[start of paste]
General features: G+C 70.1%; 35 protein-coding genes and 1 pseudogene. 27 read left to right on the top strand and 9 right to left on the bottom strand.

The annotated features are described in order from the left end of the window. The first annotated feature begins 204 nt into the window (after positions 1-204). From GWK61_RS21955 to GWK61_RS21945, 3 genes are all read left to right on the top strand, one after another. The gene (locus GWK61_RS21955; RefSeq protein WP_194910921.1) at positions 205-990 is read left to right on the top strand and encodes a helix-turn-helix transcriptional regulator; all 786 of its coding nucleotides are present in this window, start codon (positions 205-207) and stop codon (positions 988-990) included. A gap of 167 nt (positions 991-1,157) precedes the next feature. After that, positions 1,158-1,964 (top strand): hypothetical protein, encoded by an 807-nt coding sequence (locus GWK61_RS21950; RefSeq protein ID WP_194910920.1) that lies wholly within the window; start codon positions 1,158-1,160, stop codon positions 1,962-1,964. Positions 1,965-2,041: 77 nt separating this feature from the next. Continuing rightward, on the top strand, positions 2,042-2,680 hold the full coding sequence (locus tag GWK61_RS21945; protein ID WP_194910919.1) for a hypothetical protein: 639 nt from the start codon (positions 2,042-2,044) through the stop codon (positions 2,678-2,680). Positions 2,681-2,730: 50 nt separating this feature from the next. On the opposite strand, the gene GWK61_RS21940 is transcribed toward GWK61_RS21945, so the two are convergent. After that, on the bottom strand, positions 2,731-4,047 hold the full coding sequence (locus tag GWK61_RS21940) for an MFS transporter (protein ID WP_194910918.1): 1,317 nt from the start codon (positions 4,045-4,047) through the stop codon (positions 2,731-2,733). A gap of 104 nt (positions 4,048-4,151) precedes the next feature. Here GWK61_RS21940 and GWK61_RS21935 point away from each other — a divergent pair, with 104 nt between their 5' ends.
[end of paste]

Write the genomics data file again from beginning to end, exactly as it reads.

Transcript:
General features: G+C 70.1%; 35 protein-coding genes and 1 pseudogene. 27 read left to right on the top strand and 9 right to left on the bottom strand.

The annotated features are described in order from the left end of the window. The first annotated feature begins 204 nt into the window (after positions 1-204). From GWK61_RS21955 to GWK61_RS21945, 3 genes are all read left to right on the top strand, one after another. The gene (locus GWK61_RS21955; RefSeq protein WP_194910921.1) at positions 205-990 is read left to right on the top strand and encodes a helix-turn-helix transcriptional regulator; all 786 of its coding nucleotides are present in this window, start codon (positions 205-207) and stop codon (positions 988-990) included. A gap of 167 nt (positions 991-1,157) precedes the next feature. After that, positions 1,158-1,964 (top strand): hypothetical protein, encoded by an 807-nt coding sequence (locus GWK61_RS21950; RefSeq protein ID WP_194910920.1) that lies wholly within the window; start codon positions 1,158-1,160, stop codon positions 1,962-1,964. Positions 1,965-2,041: 77 nt separating this feature from the next. Continuing rightward, on the top strand, positions 2,042-2,680 hold the full coding sequence (locus tag GWK61_RS21945; protein ID WP_194910919.1) for a hypothetical protein: 639 nt from the start codon (positions 2,042-2,044) through the stop codon (positions 2,678-2,680). Positions 2,681-2,730: 50 nt separating this feature from the next. On the opposite strand, the gene GWK61_RS21940 is transcribed toward GWK61_RS21945, so the two are convergent. After that, on the bottom strand, positions 2,731-4,047 hold the full coding sequence (locus tag GWK61_RS21940) for an MFS transporter (protein ID WP_194910918.1): 1,317 nt from the start codon (positions 4,045-4,047) through the stop codon (positions 2,731-2,733). A gap of 104 nt (positions 4,048-4,151) precedes the next feature. Here GWK61_RS21940 and GWK61_RS21935 point away from each other — a divergent pair, with 104 nt between their 5' ends.